In honor of the Feast of St. Benedict, I thought I would re-post my Times Union reflection on my trip to the Monastery of St. Benedict in Subiaco, Italy, four years ago.
With a breathtaking valley stretching out below and an ancient monastery clinging to the cliffs above, Subiaco, Italy, feels as though it is a world away from the chaotic streets of Rome, only 40 miles to its west. And, in a sense, it is.
Steeped in history that stretches back to the Roman Empire and the earliest centuries of the Roman Catholic Church, Subiaco is a place out of time, giving visitors a chance to step into the very same cloisters, caves and gardens that were once home to ancient saints and medieval monks. Read more
Thanks to the thoughtfulness of my husband and the wonder of iMessage (free texts between Apple devices), I have been traipsing around Rome for the past few days. The journey has felt so real I’m expecting a blister on my foot at any moment. Throughout Dennis’ weeklong trip to Rome, he has kept me in the Italian loop almost every step of the way. Literally. (And I don’t take that whole “literally” thing lightly, trust me.) Read more
It’s hard to believe that in just about six months we’ll be departing for Rome on our 13-day food-faith pilgrimage, Italy: A Feast for Body and Soul. Since I last updated you, we’ve had an exciting development. In addition to a great group of people from throughout the New York-New Jersey region, with a few from more far-flung places, we will also have a priest traveling with us. Read more
So you’re going to Italy and you want to know how to order a coffee. Okay, well, first things first. If you ask for coffee, “un caffé,” you will get an espresso. It will be “short” and dark and may have a lovely golden rim around it. If you want something more akin to what you drink at home, you could ask or caffé americano or caffé lungo, and they’ll water down your espresso, but why would you want to do that? Caffé macchiato is an espresso “stained” with a little milk. Read more
If you’re planning to join us in Italy this fall for the Feast for Body and Soul food-faith pilgrimage, start paging through books on Italian travel now. It will make the trip seem that much closer, and you’ll find lots of fun facts that will prove helpful when you’re actually wandering the streets of Florence or Rome or Sorrento (pictured here) or any of the other cities we’ll visit (Montecatini Terme, Siena, Assisi, Naples, Salerno, Amalfi Coast, Sorrento, Massa Lubrense, and the Isle of Capri). Read more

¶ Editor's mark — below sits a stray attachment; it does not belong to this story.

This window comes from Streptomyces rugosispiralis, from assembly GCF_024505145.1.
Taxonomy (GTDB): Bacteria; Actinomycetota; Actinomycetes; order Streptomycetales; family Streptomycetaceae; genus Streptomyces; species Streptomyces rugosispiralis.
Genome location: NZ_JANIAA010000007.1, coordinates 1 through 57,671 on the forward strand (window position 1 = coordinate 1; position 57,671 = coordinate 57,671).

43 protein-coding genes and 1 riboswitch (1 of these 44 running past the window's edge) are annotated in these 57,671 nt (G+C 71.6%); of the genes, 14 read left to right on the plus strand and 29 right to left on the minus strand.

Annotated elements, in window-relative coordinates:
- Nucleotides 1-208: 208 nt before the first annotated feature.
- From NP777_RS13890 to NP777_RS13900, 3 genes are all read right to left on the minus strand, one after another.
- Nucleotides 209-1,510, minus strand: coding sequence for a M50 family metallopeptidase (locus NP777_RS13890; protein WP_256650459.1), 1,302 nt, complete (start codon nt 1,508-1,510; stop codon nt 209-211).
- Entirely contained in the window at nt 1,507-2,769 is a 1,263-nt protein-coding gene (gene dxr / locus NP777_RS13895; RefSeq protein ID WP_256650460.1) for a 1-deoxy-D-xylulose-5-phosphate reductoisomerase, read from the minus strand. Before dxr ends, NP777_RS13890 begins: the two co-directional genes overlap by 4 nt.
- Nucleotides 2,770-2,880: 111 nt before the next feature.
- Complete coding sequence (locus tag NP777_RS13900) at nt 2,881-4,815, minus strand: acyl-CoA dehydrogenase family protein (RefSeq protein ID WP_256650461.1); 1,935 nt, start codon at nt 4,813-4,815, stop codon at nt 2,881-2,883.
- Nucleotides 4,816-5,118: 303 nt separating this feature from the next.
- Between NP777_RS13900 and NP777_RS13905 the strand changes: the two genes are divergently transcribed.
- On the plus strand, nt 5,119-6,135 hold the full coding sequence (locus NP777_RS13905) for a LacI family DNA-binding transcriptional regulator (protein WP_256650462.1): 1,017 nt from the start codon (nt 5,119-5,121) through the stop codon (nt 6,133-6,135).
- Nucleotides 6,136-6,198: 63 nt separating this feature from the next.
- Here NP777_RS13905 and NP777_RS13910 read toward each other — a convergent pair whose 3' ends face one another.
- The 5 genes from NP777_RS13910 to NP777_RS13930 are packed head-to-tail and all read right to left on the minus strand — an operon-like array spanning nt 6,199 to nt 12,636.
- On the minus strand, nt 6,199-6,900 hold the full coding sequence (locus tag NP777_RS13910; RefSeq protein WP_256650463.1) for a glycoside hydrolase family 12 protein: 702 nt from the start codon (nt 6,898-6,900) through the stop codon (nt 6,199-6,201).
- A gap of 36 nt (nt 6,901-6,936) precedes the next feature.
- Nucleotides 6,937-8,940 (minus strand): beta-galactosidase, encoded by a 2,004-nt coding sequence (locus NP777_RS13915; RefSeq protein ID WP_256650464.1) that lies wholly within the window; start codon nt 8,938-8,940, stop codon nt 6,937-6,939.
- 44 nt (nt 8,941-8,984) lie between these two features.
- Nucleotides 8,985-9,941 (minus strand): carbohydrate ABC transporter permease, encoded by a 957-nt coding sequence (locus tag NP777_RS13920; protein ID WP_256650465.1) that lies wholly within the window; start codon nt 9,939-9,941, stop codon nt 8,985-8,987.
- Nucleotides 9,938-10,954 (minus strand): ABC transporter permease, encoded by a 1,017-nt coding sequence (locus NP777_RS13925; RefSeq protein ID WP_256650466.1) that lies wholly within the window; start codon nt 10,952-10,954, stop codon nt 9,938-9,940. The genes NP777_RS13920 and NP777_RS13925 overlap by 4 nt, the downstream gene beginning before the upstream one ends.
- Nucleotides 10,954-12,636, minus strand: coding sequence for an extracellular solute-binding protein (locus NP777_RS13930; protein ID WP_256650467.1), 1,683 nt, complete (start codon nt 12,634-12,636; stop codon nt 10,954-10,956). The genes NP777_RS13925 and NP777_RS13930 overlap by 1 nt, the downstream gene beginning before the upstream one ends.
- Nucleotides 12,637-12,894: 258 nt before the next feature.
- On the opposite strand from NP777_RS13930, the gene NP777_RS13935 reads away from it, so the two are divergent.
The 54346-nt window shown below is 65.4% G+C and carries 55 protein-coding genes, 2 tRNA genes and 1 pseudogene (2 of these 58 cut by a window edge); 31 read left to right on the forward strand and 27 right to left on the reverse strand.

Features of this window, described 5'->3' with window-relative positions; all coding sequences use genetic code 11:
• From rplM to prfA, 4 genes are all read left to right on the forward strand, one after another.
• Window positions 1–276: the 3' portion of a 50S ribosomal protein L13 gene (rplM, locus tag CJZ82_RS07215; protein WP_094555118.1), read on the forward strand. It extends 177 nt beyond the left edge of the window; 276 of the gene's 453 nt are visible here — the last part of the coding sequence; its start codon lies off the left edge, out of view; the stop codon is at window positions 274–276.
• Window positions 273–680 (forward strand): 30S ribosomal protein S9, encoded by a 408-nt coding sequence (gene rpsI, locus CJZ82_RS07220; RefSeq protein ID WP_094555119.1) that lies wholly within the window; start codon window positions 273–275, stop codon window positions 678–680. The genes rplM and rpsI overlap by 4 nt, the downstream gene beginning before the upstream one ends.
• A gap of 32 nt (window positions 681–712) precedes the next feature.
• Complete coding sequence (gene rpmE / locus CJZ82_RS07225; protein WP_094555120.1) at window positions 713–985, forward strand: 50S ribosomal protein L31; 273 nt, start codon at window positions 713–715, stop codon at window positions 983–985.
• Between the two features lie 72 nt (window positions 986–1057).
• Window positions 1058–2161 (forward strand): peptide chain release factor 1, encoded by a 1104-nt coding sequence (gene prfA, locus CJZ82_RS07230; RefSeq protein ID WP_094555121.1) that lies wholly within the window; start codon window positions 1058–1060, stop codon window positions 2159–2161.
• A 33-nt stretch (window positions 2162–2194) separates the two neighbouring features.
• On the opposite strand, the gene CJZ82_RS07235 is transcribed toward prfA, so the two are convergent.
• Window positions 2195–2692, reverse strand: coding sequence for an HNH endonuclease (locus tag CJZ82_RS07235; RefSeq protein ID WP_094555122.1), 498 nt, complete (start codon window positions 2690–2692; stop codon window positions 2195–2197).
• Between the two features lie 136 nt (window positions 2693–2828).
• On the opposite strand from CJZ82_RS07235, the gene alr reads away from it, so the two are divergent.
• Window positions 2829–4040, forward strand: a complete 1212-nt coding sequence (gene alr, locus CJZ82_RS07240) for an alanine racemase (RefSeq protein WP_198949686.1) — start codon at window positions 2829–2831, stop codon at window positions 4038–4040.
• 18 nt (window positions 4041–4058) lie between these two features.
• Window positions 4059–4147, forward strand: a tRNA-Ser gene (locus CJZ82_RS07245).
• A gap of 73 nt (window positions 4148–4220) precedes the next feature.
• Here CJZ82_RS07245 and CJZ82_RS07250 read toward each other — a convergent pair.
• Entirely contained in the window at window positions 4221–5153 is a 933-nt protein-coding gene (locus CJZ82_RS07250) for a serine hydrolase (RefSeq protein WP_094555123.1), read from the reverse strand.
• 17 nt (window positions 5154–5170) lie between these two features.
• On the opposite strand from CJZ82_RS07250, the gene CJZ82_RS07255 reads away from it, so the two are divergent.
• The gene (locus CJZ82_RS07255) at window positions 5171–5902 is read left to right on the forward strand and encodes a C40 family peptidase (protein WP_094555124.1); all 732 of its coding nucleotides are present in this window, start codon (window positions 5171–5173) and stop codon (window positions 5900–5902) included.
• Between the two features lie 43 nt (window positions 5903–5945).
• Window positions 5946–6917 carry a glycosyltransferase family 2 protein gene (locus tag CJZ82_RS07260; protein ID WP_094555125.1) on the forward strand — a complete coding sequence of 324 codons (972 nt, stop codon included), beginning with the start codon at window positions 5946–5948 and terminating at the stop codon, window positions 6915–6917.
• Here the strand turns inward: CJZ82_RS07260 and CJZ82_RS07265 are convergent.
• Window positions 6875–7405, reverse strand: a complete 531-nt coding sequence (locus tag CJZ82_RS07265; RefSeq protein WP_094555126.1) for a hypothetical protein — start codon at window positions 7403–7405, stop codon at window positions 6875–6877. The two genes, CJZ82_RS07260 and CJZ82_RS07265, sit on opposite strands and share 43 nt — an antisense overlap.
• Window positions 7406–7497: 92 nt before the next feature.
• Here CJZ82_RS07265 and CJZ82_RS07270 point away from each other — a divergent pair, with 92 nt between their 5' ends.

My most recent Life Lines column, running in the current issue of Catholic New York, will give you a glimpse into the surprising way my food-faith pilgrimage to Italy came to be and how you can get on board:
One day a few months back, I opened my email inbox to find a message from a travel agent asking if I’d be “willing” to lead a food and faith pilgrimage through Italy in October 2014. After staring at the email open-mouthed for what must have been a good five minutes, I turned the laptop to Dennis and said, “Do you think this is for real?” I couldn’t imagine that my dream of going back to Italy— not just to Rome this time but for a cross-country trek—might be on the verge of coming true. Read more
One year from now we will be just back from the most amazing pilgrimage, a 13-day food and faith tour of Italy that will take us from Montecatini, Florence, Siena, and Assisi to Rome, Naples, Salerno, Sorrento, and the Isle of Capri. There’s still plenty of time to save up some money and vacation days and join us for a wonderful weaving of spirituality, sightseeing, and one fabulous meal and hotel after another. You can find the full itinerary HERE. Read more
Dear Fellow Adventurer,
For most of my adult life, I dreamed of going to Italy. I wanted to pray in St. Peter’s Basilica. I wanted to know the country of my grandfather’s birth. I wanted to eat the delicious food that had inspired so many family meals when I was growing up. Three years ago, when I stepped onto the streets of Rome for the first time, I cried from the sheer joy of being there, and I knew right then that I’d have to return some day soon. Italy had captured my heart! Read more
|Ecstasy of St. Teresa, Santa Maria della Vittoria, Rome/By Mary DeTurris Poust
Happy Feast of St. Teresa of Avila. I have some of her words of wisdom posted prominently next to my desk at all times:
“Let nothing trouble you. Let nothing make you afraid. All things pass away. God never changes. Patience obtains everything. God alone is enough.” – St. Teresa of Avila